There are some strong performances in Hacksaw Ridge, most notably the supporting cast of Doss’ poor, but humble, dysfunctional Virginia parents (Hugo Weaving and Rachel Griffiths) and the woman who inspires Doss to go into battle (Teresa Palmer). But their screen time is often overshadowed by Garfield’s overbearing faux Virginia accent. Vince Vaughn does a commendable job as the gruff drill sergeant assigned to shepherd a young solider who has deep religious and personal convictions against killing, but it felt like stunt casting and detracted from the overall reality of the story. The battle scenes often seem prolonged and the graphic violence excessive. If war is hell, then so is watching Hacksaw Ridge past the 90-minute mark as Garfield tries to rescue “jus’ one moar” of his fallen comrades in Okinawa.


If you see a recurring theme of “trying too hard” here, that is because Hacksaw Ridge really is an overcomplicated exercise in excess. Right before the credits rolled, interview clips with the real-life counterparts to Gibson’s version almost redeemed the reality of the events and made me wonder if watching the 2013 documentary The Conscientious Objector would have been time better spent to learn the story of Doss and his personal convictions.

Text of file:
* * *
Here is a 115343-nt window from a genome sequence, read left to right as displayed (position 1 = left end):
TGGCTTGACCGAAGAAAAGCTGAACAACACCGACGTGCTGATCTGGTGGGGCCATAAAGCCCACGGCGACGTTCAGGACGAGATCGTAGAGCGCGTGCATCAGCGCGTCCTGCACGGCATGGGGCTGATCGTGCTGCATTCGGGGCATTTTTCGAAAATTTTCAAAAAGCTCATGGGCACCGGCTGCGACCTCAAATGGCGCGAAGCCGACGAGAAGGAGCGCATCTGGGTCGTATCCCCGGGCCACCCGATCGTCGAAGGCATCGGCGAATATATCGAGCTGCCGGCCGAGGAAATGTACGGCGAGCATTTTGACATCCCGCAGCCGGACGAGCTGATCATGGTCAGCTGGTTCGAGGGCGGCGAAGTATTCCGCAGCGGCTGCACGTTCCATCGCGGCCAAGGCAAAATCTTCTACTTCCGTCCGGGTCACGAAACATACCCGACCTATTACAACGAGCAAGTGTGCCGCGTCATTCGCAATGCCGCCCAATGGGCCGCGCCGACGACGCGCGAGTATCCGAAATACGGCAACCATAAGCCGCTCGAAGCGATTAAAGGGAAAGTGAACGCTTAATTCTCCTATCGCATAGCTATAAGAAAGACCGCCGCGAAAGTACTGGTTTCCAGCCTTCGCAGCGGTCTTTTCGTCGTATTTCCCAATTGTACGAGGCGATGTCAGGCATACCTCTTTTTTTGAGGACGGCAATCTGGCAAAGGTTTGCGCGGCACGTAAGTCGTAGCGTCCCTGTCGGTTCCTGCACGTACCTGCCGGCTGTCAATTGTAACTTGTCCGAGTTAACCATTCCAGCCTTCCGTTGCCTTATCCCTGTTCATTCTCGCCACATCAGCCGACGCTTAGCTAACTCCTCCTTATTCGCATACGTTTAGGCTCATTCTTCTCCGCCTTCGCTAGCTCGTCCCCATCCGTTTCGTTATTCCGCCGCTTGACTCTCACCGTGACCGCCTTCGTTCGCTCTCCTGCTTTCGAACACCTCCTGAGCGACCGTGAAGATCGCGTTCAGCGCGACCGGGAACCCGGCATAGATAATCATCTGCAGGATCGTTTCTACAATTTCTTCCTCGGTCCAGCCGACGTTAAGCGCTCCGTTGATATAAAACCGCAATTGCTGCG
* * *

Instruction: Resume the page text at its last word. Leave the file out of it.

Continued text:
Doss’ heroic and emotional story was in development for 14 years before it finally made it to theaters. But, like the tool in the title, Hacksaw Ridge jaggedly cuts too much when a simple surgical incision made with precision would have better honored this soldier’s personal sacrifice. Doss — and all movie theater patrons — deserve better, so it’s understandable if you abstain from enlisting by buying a ticket. Rated R for realistic war violence and some graphic imagery.

Now playing at Carmike 10, Carolina Cinemark, Epic of Hendersonville and Regal Biltmore Grande.

About Jonathan Rich
A veteran freelance writer living in WNC, Jonathan Rich writes about arts and entertainment events for Mountain Xpress and mountainx.com

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19 thoughts on “Hacksaw Ridge

    • Jonathan W Rich


      Unlike the aforementioned Ken Hanke, I am only here to discuss the films I review and do not wish to do anything more.

      If you want to make assumptions and talk politics, please do so elsewhere. I know you have a following on Ashvegas.com so please waste his time and bandwidth.

      If you watched ‘Hacksaw Ridge’ and want to discuss it or my critique you are welcome to do so here. If not, please be respectful and play internet troll without my involvement or inclination.

      Honestly and with hoped clarity,


  1. And now for some much needed perspective: